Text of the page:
MEENON––The jail has been a topic on many minds for the last year and the county will be enlisting the services of Kueny Architects and the architecture firm BWBR.

The study is set to cost $34,500 and will take 90 days to be completed.

The Burnett County Jail is consistently responsible for over 50 inmates. However, the jail was built in 1983 with only 26 beds. It is the entirety of the third floor of the Government Center in Meenon.

County Administrator Nate Ehalt said part of the idea of having the study done, “is to develop a plan for the next 100 years.”

Jail Administrator Mark Schmidt has been updating the public safety committee for over a year about housing inmates out of county. Barron, Bayfield and Polk Counties house a number of inmates and every time they have a court appearance.

Sheriff Tracy Finch said the jail is “outdated” and “extremely outdated.”

The study proposal from Kueny and BWBR outlined a number of inadequacies with the growing jail population.

Ehalt explained the county has worked with Kueny before on a number of projects at the Government Center

Some of the components the study will look into will be offender housing, intake, offender program and support functions (recreation, education and food service) as well as jail administration and sheriff’s department offices.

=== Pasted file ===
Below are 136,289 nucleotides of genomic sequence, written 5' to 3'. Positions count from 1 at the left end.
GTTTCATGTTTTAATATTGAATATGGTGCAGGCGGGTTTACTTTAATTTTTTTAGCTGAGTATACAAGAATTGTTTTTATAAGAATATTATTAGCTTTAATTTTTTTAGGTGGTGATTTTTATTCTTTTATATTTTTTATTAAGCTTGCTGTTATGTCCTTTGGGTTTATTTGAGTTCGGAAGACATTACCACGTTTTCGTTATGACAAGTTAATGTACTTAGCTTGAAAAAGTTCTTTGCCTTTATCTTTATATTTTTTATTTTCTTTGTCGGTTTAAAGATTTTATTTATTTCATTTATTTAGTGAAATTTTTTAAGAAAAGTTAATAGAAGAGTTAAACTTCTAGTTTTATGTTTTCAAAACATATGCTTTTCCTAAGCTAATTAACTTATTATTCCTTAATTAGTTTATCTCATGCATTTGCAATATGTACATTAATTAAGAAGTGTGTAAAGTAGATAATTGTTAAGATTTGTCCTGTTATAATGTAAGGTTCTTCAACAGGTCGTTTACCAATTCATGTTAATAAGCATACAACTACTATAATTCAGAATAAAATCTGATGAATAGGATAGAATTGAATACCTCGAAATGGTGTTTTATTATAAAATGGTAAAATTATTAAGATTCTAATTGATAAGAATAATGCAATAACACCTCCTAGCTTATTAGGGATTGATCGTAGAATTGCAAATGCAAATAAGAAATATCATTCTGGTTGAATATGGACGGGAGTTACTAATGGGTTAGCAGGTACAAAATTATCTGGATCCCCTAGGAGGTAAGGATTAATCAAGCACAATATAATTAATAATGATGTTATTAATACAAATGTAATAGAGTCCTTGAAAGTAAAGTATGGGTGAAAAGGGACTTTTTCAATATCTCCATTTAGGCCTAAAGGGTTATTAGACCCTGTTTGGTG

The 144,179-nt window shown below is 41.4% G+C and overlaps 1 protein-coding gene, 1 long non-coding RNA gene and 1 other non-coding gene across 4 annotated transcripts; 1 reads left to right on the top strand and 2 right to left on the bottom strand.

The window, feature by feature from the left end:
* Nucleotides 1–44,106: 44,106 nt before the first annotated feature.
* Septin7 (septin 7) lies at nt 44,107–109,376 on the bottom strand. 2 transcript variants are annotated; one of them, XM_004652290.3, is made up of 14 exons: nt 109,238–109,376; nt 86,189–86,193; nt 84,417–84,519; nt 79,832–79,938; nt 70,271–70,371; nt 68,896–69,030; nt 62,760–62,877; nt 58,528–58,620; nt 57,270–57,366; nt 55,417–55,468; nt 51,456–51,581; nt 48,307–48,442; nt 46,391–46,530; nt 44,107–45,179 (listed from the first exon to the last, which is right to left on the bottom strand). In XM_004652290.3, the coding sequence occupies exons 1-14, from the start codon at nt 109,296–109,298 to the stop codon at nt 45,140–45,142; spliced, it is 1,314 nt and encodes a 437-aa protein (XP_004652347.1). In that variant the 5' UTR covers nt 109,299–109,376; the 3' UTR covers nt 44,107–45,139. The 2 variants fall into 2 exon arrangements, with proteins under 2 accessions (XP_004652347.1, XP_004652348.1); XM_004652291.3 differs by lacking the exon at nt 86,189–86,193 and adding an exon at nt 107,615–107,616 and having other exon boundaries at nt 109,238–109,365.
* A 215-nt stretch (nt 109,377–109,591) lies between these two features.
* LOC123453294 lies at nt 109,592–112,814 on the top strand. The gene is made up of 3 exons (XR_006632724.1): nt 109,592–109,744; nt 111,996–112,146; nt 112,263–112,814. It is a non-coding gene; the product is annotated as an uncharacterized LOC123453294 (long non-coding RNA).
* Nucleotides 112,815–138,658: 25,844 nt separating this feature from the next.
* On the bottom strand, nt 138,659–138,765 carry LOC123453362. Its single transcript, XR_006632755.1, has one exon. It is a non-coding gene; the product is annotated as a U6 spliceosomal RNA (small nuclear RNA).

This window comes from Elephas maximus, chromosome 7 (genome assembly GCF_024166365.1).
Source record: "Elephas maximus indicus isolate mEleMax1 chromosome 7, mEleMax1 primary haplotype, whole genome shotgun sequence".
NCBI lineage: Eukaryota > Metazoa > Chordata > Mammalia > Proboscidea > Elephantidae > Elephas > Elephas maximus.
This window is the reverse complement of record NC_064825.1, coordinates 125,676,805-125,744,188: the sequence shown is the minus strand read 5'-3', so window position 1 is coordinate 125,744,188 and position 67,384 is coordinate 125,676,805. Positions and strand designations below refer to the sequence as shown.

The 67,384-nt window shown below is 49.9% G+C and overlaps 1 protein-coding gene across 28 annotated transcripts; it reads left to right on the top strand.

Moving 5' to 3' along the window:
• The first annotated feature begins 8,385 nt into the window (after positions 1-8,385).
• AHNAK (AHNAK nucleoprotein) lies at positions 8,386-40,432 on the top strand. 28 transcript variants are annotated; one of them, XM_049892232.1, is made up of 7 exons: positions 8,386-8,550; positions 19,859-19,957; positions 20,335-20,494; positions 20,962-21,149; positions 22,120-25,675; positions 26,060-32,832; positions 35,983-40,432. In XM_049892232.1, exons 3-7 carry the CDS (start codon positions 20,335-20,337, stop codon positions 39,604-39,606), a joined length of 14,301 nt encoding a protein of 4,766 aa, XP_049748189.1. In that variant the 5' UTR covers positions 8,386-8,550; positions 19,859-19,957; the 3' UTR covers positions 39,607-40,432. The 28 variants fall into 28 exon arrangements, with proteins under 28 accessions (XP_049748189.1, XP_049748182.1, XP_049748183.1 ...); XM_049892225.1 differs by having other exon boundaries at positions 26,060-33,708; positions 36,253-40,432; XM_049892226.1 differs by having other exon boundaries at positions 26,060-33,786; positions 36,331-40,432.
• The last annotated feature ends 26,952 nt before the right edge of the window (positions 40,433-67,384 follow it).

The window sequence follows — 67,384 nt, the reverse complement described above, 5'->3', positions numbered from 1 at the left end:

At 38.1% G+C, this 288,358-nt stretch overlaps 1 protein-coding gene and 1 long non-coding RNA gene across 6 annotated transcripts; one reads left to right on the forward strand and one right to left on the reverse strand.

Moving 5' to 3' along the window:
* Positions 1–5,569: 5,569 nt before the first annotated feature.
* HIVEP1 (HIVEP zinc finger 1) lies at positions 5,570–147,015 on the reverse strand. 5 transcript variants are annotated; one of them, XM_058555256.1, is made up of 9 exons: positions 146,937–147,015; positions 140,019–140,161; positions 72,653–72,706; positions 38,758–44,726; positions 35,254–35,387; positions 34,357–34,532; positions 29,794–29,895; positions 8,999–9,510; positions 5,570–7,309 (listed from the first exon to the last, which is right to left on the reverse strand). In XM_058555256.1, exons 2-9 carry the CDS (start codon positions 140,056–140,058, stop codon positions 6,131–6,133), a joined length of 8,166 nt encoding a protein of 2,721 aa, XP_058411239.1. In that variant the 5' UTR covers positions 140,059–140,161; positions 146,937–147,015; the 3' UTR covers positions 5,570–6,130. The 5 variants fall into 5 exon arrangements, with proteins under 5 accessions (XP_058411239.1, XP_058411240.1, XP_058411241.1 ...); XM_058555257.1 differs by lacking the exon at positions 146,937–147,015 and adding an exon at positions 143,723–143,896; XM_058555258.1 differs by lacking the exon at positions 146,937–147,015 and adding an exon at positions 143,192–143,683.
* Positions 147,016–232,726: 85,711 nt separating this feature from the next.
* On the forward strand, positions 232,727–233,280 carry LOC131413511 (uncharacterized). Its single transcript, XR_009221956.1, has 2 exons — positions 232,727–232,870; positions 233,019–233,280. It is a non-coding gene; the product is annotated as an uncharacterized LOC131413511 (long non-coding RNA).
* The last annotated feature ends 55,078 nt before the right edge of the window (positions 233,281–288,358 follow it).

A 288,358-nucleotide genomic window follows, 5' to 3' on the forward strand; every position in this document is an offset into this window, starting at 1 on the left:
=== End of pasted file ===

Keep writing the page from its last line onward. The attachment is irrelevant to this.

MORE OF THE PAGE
Other concerns brought up by the committee members was there is only one way to get to the jail and converting it to office space would take a lot of renovations to get the third floor ADA compliant.

Schmidt continued to say, “The dynamics of incarceration have changed completely over the years.”

He explained a number of inmates suffer from mental illness and some of it comes from people with extensive drug use.

“Some of them have mental illness and some have developed a mental illness from the drugs they were on for a number of years,” Schmidt said.

Finch added, “Our jail is basically a mental health facility for the county.”

Former sheriff Ron Wilhelm told the same committee last year, “Our jail is nothing more than housing for people with mental illness.”

Supervisor Gene Olson said the sheriff’s office will spend around $300,000 transporting inmates this year. He also urged the committee to be proactive instead of reactive when it comes to the jail.

Ehalt added that they are “nowhere near a groundbreaking date” and that this study is to start thinking about options for the jail over the next 100 years.

The study will need to be approved along with the fee by the Administration committee later this month.